The immune system is designed to fight off infections. To do this, it must be able to tell the difference between our own cells (and leave them alone) versus invading bacteria or viruses (and attack them). As we age, our cells are altered by “oxidative” damage and accumulation of debris (i.e environmental toxins like sun, chemicals, tobacco smoke, and other pollution), which can cause the immune system to attack its own cells.
As the eye ages, it becomes less efficient at removing waste.
Deposits of extracellular waste products containing fats and proteins are known as drusen. When spotted on a comprehensive eye exam, drusen often are the first sign of age-related macular degeneration (AMD),
An increase in the number and size of drusen can cause the immune system to kick into overtime. When these deposits collect within and beneath the retinal pigment epithelium (RPE) cell layer they can trigger an out-of-control immune response.
Ultimately, this reaction may reach a tipping point and damage cells in the macula, the central part of the eye which provides sharp central vision.
The risk of future vision loss is related to the number and size of the drusen. People with more drusen, and larger drusen, are at higher risk than those with fewer, smaller drusen. Drusen are categorized as small, intermediate, and large.
Explore More of Our 360° Approach
- Retinal Pigment Epithelium
- Geographic Atrophy
- Cell Metabolism
- Diet and Nutrition
- Regenerating Cells
- Innovative Treatment Approaches
Retinal Pigment Epithelium
It is generally thought that age-related macular degeneration (AMD) begins in the retinal pigment epithelium (RPE), a single layer of cells next to the retina, whose job is to transport molecules in and out to nourish the retina and dispose of waste. The RPE’s ability to do its job can be compromised by age, oxidative stress, inflammation, and other factors causing the immune system to kick in and overact.
Some patients with age-related macular degeneration (AMD) will develop geographic atrophy (GA), which refers to patches or regions of the retina where cells waste away and die (atrophy). Sometimes these regions of atrophy look like a map to the doctor who is examining the retina, hence the term geographic atrophy.
The retinal pigment epithelium (RPE) is a single layer of cells at the back of the eye next to the retina. The health of RPE cells, and their ability to support the nerve cells of the retina, depend on well-functioning RPE cell metabolism as a source of energy.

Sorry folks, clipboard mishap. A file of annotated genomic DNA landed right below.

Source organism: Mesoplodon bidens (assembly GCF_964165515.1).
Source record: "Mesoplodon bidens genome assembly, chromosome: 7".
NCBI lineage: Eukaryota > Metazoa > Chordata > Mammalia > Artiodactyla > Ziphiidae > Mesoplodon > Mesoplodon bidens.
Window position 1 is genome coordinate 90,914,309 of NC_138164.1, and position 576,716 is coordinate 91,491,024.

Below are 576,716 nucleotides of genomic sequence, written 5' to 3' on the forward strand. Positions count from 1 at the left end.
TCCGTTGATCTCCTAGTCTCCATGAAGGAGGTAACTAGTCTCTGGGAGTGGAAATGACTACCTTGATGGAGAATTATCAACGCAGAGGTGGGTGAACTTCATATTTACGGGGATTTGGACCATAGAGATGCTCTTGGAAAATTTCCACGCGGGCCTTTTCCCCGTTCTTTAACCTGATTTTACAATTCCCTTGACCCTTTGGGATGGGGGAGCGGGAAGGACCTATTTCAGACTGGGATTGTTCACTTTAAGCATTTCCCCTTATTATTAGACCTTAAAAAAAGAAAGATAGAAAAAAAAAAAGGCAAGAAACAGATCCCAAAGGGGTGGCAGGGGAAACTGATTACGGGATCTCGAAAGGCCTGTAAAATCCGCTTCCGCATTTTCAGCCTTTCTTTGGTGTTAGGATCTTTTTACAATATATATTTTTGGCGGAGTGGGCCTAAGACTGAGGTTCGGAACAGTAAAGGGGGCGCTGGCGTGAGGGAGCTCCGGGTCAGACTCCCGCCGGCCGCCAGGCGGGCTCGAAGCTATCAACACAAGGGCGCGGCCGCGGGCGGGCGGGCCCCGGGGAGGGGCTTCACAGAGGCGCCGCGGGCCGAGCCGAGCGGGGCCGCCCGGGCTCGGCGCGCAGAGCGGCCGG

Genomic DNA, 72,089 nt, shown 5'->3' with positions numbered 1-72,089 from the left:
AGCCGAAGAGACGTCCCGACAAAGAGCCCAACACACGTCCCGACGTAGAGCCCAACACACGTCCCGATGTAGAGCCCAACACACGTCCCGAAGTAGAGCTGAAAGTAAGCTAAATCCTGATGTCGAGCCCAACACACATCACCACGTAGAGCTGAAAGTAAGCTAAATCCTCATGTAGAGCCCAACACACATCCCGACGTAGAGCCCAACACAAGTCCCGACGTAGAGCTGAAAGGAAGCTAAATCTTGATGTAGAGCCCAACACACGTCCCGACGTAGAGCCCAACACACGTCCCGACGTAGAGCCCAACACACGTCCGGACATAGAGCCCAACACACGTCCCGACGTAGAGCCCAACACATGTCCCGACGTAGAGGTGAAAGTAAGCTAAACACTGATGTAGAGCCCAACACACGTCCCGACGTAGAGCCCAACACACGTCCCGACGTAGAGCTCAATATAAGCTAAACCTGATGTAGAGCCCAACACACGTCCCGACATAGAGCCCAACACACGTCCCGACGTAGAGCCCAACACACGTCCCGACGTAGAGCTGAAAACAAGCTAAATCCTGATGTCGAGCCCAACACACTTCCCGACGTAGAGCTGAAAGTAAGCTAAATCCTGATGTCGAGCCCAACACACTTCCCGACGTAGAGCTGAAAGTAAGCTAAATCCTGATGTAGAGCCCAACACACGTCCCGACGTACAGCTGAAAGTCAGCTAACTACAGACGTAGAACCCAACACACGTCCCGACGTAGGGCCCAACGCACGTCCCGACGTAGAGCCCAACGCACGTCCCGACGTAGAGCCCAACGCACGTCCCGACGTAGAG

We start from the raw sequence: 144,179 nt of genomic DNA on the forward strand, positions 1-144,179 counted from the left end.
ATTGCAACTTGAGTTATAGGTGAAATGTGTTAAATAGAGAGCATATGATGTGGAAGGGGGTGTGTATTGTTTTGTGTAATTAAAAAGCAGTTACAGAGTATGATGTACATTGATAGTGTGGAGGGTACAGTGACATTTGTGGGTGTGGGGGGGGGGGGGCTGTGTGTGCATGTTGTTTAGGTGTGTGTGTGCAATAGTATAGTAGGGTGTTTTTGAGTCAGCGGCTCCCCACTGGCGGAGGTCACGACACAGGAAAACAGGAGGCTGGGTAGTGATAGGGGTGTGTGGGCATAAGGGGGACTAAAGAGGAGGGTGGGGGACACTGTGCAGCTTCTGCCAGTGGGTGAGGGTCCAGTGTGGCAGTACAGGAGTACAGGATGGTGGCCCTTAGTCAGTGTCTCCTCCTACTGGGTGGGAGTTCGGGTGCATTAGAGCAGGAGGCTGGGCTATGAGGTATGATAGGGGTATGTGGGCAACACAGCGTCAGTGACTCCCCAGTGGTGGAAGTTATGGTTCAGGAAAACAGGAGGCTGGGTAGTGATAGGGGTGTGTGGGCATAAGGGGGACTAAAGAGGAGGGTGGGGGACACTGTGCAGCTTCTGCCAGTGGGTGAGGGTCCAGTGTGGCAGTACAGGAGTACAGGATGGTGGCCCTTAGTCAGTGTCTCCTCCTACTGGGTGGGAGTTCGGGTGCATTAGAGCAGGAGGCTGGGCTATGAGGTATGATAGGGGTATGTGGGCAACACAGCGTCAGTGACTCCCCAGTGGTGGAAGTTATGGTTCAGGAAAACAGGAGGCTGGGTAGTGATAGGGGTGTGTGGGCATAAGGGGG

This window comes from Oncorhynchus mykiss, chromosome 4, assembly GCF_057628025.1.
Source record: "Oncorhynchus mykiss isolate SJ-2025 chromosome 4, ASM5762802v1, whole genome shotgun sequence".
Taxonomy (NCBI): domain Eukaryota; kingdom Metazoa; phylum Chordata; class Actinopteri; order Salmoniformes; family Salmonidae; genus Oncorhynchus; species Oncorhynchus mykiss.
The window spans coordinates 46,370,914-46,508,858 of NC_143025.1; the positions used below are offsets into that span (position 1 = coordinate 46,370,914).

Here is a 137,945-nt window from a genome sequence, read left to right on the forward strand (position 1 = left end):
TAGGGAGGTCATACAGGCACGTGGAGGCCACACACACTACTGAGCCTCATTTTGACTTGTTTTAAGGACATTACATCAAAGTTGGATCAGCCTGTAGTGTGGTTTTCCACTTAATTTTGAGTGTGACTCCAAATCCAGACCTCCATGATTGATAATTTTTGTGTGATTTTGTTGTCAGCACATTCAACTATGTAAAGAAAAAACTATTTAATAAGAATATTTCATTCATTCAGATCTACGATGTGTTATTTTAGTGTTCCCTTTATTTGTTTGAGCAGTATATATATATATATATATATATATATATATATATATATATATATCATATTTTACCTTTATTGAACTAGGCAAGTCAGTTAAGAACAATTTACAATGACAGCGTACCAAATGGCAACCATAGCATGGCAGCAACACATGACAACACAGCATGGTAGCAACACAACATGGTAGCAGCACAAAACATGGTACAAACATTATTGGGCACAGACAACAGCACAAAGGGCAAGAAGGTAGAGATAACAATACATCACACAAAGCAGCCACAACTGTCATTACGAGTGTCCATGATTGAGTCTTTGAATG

Age-related macular degeneration (AMD) is caused by a number of genetic and environmental factors.
Genes may be one way to lower the risk of AMD, if researchers can block or replace signals from genes that trigger disease, and promote the survival and integrity of the retinal pigment epithelium (RPE) cells when they encounter oxidative stress from aging and other causes.
Diet and Nutrition
Research shows there is a strong link between dietary patterns and age-related macular degeneration (AMD).
People with diets that are elevated in fat, cholesterol and high glycemic index foods, and low in antioxidants and green leafy vegetables may be more likely to develop AMD.
Unlike skin and other parts of the human body, the nerve cells of the eyes do not, for the most part, regrow or regenerate after damage has occurred. However, there is new hope. Work is moving forward to regenerate and reconnect the eye’s retinal cells that have been damaged by age-related macular degeneration (AMD), and to restore the underlying retinal pigment epithelium (RPE) cells that provides its nourishment and support.
Innovative Treatment Approaches
One day, we may be able to detect signs that age-related macular degeneration (AMD) is developing and take early steps to defend against it. Macular Degeneration Research is funding research into unique ways to protect the retinal pigment epithelium (RPE) and retina at earlier stages, before damage to sight has occurred.
The red cone photoreceptor:
Cone photoreceptors, like the one shown in red, are responsible for high-definition central vision, the kind lost in macular degeneration. (Courtesy of Mrinalini Hoon, PhD, and Raunak Sinha, PhD, University of Wisconsin-Madison).